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    Included
    UNESCO World Heritage Site

    Palace of Diocletian

    15 May Split, Croatia
    Half Day Significant Steps
    When Emperor Diocletian shook up the Roman Empire by abdicating in 305AD, he had his retirement residence ready: a lavish palace he had just built in Salona, now Split, in his native Dalmatia.

    When Emperor Diocletian shook up the Roman Empire by abdicating in 305AD, he had his retirement residence ready: a lavish palace he had just built in Salona, now Split, in his native Dalmatia.

    Visit this amazing palace complex that, when completed, held three temples, a massive mausoleum, and could accommodate 9,000 people. For an intimate perspective on how life was organised, this tour includes a walk through the palace cellars. The city of Split grew inside and around this palace, with the population retreating behind its walls when under attack, and then spilling out beyond them in times of peace.

    Today the Palace of Diocletian is a UNESCO World Heritage Site, but don’t expect a deserted ruin. Discover instead a vibrant warren of museums, galleries, shops and restaurants mingled with medieval fortifications, preRomanesque churches and Gothic chapels. Renaissance palaces testify to a time when Split was a key port of the Venetian Republic. The tour visits Diocletian’s massive octagonal mausoleum, converted into a cathedral in the 7th century and named after a Christian martyred during that emperor’s persecutions.

    You’ll also tour the city museum where 15th-century furnishings recapture aristocratic life in that period. Other sights include the palace’s monumental Golden and Silver Gates and the columned Peristyle Square.

    Following the tour, there will be free time to visit the colorful local market or explore Split on your own.

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    UNESCO World Heritage Site

    Salona & Trogir

    15 May Split, Croatia
    Half Day Archaeological SiteCobbled Streets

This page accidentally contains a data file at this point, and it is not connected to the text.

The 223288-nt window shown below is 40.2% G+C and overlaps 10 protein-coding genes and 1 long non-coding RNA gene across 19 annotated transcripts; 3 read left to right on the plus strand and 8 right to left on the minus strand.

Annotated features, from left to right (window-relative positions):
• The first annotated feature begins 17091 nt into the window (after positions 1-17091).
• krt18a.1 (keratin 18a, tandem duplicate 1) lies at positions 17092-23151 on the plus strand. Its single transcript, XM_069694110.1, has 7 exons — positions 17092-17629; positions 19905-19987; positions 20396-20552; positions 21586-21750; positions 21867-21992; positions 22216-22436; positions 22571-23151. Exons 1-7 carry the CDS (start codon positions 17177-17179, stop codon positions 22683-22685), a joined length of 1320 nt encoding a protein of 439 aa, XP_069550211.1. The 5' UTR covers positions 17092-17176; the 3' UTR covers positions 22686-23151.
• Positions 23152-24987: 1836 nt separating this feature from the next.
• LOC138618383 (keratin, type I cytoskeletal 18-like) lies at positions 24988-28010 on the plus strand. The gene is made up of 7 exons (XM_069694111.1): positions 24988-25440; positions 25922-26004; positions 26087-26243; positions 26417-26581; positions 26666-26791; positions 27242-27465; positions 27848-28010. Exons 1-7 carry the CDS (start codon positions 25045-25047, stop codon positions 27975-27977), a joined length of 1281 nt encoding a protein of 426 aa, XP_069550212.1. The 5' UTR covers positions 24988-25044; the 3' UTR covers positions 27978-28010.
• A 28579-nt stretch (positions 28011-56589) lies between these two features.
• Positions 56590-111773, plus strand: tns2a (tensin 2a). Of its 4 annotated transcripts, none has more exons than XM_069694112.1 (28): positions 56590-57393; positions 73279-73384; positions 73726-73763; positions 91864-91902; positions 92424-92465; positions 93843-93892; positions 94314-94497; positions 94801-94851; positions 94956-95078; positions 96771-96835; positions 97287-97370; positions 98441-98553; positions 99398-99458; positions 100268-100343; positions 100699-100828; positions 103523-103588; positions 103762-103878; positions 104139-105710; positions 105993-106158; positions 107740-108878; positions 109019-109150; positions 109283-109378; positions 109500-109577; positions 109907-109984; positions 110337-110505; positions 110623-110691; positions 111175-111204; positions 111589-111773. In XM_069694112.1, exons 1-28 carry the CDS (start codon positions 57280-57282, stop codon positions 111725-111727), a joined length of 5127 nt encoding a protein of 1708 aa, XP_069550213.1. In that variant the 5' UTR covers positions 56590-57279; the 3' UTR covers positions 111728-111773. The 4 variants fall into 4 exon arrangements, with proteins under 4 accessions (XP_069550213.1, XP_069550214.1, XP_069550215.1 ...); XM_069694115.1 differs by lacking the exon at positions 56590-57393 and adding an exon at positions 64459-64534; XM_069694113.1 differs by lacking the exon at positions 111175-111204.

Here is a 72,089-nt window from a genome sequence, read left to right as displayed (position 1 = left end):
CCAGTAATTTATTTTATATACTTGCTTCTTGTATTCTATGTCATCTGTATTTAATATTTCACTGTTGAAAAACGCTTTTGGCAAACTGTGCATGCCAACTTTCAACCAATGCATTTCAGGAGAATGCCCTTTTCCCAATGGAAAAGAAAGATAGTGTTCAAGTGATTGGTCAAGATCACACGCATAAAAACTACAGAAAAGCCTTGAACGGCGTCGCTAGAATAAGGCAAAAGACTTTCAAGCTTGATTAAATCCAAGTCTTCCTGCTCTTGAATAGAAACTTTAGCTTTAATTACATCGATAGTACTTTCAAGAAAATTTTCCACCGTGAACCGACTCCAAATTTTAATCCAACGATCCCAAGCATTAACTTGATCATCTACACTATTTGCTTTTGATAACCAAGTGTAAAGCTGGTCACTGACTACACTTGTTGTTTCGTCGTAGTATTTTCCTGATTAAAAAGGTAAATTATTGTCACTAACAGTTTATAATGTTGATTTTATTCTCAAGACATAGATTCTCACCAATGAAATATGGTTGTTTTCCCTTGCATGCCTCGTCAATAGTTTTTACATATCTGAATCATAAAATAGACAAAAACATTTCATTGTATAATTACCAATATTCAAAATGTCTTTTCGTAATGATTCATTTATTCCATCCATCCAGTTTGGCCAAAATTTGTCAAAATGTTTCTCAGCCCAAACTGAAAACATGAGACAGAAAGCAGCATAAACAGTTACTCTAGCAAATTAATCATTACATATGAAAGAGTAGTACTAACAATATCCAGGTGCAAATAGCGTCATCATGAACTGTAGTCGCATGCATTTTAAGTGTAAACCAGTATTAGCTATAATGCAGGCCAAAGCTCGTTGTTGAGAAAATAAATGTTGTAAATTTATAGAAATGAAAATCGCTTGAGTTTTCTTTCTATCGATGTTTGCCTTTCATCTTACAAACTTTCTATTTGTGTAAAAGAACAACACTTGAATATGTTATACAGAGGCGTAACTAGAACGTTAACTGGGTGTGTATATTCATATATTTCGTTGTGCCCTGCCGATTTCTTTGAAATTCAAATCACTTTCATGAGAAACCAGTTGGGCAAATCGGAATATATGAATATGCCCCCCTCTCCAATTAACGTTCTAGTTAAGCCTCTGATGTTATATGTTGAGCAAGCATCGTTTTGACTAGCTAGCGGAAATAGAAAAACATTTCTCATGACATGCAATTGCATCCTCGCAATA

Drive along the Riviera of the Seven Castles to two gems of the Dalmatian coast: the town of Salona, home to the most important Roman excavations in Croatia, and the tiny island of Trogir, a UNESCO World Heritage site.

    Drive along the Riviera of the Seven Castles to two gems of the Dalmatian coast: the town of Salona, home to the most important Roman excavations in Croatia, and the tiny island of Trogir, a UNESCO World Heritage Site.

    Leave behind busy Split for Solin, as ancient Salona is now called, and enter a world where time stands still. Long before Split even existed this affluent Roman colony buzzed with over 40,000 inhabitants. Here archaeologists have excavated temples, a necropolis and baths dating from the 1st century AD. There is an amphitheatre where it is thought mock naval battles where held. In this arena early Christians were martyred and their relics rest in Salona's excavated churches. Following your tour through Roman antiquity, your drive continues past the castles built by Venetians to defend against the Turks.

    Cross a bridge from the mainland and enter the Middle Ages on the island of Trogir. This UNESCO World Heritage Site is a remarkable example of urban continuity starting with the Greeks in 300BC, followed by a litany of other conquerors. In the 13th century Trogir was an artistic centre under the kings of Hungary. The 13th century Cathedral of St Lawrence dominates the town, a magnificent example of sacral architecture with three naves, three apses and a grand main portal carved by a local artist known as Master Radovan.

    Enjoy an unforgettable walk along narrow stone streets whose plan dates to the Hellenistic era. Confront the past at every turn from the bright blue face of the massive Clock Tower to the mullioned windows of Cipiko Palace and Town Hall. Later you will have free time to shop for Trogir embroidery or perhaps try some palacinke (jam-filled pancakes) in a cafe.

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    Optional $ 35

    The Mosaics of Aquileia

    16 May Trieste, Italy
    Half Day
    Until 452 AD Aquileia was one of the largest and wealthiest cities in the known world, with a population of over 100,000, until it was sacked and destroyed by Attila the Hun during his last attempt at conquering Rome before death, forcing the survivors to flee to the nearby lagoons of the north Adriatic coast and paving the way for modern Venice.

    Until 452 AD Aquileia was one of the largest and wealthiest cities in the known world, with a population of over 100,000, until it was sacked and destroyed by Attila the Hun during his last attempt at conquering Rome before death, forcing the survivors to flee to the nearby lagoons of the north Adriatic coast and paving the way for modern Venice.

    During the Middle Ages Aquileia rose again as a Christian outpost. Its first church was built in the 4th-century and was overlaid by a flat-roofed basilica in 1031, which gradually evolved into a more Romanesque-Gothic structure. Between the 11th and 14th-centuries, a magnificent mosaic at the centre of the nave was completely covered over by plain flooring, until the beginning of the 20th-century when it was rediscovered during renovations.